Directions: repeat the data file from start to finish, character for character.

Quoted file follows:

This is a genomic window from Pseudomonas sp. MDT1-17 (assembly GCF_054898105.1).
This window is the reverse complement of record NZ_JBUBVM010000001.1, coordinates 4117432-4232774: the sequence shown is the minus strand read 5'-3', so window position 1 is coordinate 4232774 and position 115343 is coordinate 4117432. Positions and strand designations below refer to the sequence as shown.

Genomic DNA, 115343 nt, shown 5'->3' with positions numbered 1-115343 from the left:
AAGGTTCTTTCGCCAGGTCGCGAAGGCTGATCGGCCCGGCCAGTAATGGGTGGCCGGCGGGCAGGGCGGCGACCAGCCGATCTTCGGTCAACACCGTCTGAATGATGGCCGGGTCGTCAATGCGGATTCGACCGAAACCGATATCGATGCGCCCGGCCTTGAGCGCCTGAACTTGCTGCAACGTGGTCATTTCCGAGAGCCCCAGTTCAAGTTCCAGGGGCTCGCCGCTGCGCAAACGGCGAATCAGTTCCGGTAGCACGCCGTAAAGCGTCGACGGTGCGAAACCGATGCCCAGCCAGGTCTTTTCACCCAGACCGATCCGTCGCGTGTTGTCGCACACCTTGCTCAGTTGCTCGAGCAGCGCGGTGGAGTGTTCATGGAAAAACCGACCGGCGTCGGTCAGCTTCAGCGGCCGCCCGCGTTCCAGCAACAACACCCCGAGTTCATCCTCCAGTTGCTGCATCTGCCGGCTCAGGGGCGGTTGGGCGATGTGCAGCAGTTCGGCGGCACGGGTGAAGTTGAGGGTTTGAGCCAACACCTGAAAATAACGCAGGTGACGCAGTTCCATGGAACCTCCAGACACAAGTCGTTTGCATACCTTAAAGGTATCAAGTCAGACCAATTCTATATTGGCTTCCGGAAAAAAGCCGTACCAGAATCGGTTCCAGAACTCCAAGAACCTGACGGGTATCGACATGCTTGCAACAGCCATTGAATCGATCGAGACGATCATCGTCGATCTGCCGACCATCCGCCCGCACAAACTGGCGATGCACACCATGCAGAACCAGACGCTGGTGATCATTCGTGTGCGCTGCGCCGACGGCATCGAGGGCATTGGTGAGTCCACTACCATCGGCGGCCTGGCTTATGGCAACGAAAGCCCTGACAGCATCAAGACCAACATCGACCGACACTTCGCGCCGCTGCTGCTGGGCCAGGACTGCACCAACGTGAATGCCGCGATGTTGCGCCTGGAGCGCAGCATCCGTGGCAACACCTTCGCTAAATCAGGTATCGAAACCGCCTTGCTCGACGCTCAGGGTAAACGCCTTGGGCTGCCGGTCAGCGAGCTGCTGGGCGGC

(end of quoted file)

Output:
This is a genomic window from Pseudomonas sp. MDT1-17 (assembly GCF_054898105.1).
This window is the reverse complement of record NZ_JBUBVM010000001.1, coordinates 4117432-4232774: the sequence shown is the minus strand read 5'-3', so window position 1 is coordinate 4232774 and position 115343 is coordinate 4117432. Positions and strand designations below refer to the sequence as shown.

Genomic DNA, 115343 nt, shown 5'->3' with positions numbered 1-115343 from the left:
AAGGTTCTTTCGCCAGGTCGCGAAGGCTGATCGGCCCGGCCAGTAATGGGTGGCCGGCGGGCAGGGCGGCGACCAGCCGATCTTCGGTCAACACCGTCTGAATGATGGCCGGGTCGTCAATGCGGATTCGACCGAAACCGATATCGATGCGCCCGGCCTTGAGCGCCTGAACTTGCTGCAACGTGGTCATTTCCGAGAGCCCCAGTTCAAGTTCCAGGGGCTCGCCGCTGCGCAAACGGCGAATCAGTTCCGGTAGCACGCCGTAAAGCGTCGACGGTGCGAAACCGATGCCCAGCCAGGTCTTTTCACCCAGACCGATCCGTCGCGTGTTGTCGCACACCTTGCTCAGTTGCTCGAGCAGCGCGGTGGAGTGTTCATGGAAAAACCGACCGGCGTCGGTCAGCTTCAGCGGCCGCCCGCGTTCCAGCAACAACACCCCGAGTTCATCCTCCAGTTGCTGCATCTGCCGGCTCAGGGGCGGTTGGGCGATGTGCAGCAGTTCGGCGGCACGGGTGAAGTTGAGGGTTTGAGCCAACACCTGAAAATAACGCAGGTGACGCAGTTCCATGGAACCTCCAGACACAAGTCGTTTGCATACCTTAAAGGTATCAAGTCAGACCAATTCTATATTGGCTTCCGGAAAAAAGCCGTACCAGAATCGGTTCCAGAACTCCAAGAACCTGACGGGTATCGACATGCTTGCAACAGCCATTGAATCGATCGAGACGATCATCGTCGATCTGCCGACCATCCGCCCGCACAAACTGGCGATGCACACCATGCAGAACCAGACGCTGGTGATCATTCGTGTGCGCTGCGCCGACGGCATCGAGGGCATTGGTGAGTCCACTACCATCGGCGGCCTGGCTTATGGCAACGAAAGCCCTGACAGCATCAAGACCAACATCGACCGACACTTCGCGCCGCTGCTGCTGGGCCAGGACTGCACCAACGTGAATGCCGCGATGTTGCGCCTGGAGCGCAGCATCCGTGGCAACACCTTCGCTAAATCAGGTATCGAAACCGCCTTGCTCGACGCTCAGGGTAAACGCCTTGGGCTGCCGGTCAGCGAGCTGCTGGGCGGC